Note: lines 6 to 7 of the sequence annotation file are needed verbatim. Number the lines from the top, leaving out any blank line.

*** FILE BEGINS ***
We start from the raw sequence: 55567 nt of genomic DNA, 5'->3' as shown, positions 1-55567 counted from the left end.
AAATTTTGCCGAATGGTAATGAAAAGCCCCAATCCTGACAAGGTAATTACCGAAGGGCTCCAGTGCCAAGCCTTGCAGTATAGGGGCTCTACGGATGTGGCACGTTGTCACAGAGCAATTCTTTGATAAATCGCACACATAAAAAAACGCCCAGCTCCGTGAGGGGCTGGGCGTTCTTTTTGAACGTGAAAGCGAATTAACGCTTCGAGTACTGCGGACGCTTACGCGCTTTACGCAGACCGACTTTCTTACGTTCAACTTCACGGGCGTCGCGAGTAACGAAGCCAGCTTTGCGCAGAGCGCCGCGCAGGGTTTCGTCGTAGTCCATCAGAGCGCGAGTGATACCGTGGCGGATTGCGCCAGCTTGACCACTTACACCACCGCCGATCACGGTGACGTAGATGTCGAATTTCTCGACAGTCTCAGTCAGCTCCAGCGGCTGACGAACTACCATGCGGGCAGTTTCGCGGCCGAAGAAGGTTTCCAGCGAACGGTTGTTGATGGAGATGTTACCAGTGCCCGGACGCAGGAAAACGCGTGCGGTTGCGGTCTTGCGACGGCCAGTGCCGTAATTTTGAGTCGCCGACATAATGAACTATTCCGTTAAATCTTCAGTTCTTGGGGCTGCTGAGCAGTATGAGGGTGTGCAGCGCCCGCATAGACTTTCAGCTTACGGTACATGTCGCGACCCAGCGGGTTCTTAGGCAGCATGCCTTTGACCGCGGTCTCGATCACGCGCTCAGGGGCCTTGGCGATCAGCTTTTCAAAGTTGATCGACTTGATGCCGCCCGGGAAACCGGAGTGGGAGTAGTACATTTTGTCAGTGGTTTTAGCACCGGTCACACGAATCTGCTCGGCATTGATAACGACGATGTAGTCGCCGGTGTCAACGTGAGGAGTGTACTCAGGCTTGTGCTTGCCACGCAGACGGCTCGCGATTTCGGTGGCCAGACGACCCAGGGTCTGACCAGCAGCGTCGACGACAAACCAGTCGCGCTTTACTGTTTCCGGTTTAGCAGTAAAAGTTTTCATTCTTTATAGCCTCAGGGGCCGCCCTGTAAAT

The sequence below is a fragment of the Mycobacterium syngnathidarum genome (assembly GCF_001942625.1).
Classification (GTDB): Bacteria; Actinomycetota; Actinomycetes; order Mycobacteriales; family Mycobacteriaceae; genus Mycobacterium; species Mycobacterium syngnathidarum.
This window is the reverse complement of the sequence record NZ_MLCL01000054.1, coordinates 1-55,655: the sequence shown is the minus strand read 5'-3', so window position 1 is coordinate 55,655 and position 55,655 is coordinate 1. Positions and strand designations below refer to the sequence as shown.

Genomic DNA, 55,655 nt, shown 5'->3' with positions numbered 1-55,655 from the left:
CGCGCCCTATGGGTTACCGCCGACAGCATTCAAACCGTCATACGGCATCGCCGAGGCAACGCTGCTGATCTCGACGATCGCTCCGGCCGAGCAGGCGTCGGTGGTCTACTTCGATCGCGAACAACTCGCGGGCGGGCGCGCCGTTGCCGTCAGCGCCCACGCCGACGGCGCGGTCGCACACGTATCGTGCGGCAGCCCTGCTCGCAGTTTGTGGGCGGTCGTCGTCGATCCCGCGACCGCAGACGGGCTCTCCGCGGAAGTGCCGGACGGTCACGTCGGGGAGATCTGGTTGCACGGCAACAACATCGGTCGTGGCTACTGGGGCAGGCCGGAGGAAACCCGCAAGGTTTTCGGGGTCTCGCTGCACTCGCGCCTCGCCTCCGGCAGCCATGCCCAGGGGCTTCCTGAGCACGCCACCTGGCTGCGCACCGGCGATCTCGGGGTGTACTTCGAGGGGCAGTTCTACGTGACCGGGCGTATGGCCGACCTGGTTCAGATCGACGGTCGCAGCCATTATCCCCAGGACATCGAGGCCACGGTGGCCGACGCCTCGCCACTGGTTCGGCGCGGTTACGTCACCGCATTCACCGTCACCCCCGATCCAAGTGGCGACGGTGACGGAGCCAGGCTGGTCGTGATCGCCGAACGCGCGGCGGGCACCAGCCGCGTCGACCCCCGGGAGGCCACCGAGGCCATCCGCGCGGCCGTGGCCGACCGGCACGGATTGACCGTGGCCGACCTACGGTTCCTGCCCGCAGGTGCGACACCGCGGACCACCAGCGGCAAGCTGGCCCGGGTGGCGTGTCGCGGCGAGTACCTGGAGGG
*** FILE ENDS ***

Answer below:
Genomic DNA, 55,655 nt, shown 5'->3' with positions numbered 1-55,655 from the left:
CGCGCCCTATGGGTTACCGCCGACAGCATTCAAACCGTCATACGGCATCGCCGAGGCAACGCTGCTGATCTCGACGATCGCTCCGGCCGAGCAGGCGTCGGTGGTCTACTTCGATCGCGAACAACTCGCGGGCGGGCGCGCCGTTGCCGTCAGCGCCCACGCCGACGGCGCGGTCGCACACGTATCGTGCGGCAGCCCTGCTCGCAGTTTGTGGGCGGTCGTCGTCGATCCCGCGACCGCAGACGGGCTCTCCGCGGAAGTGCCGGACGGTCACGTCGGGGAGATCTGGTTGCACGGCAACAACATCGGTCGTGGCTACTGGGGCAGGCCGGAGGAAACCCGCAAGGTTTTCGGGGTCTCGCTGCACTCGCGCCTCGCCTCCGGCAGCCATGCCCAGGGGCTTCCTGAGCACGCCACCTGGCTGCGCACCGGCGATCTCGGGGTGTACTTCGAGGGGCAGTTCTACGTGACCGGGCGTATGGCCGACCTGGTTCAGATCGACGGTCGCAGCCATTATCCCCAGGACATCGAGGCCACGGTGGCCGACGCCTCGCCACTGGTTCGGCGCGGTTACGTCACCGCATTCACCGTCACCCCCGATCCAAGTGGCGACGGTGACGGAGCCAGGCTGGTCGTGATCGCCGAACGCGCGGCGGGCACCAGCCGCGTCGACCCCCGGGAGGCCACCGAGGCCATCCGCGCGGCCGTGGCCGACCGGCACGGATTGACCGTGGCCGACCTACGGTTCCTGCCCGCAGGTGCGACACCGCGGACCACCAGCGGCAAGCTGGCCCGGGTGGCGTGTCGCGGCGAGTACCTGGAGGG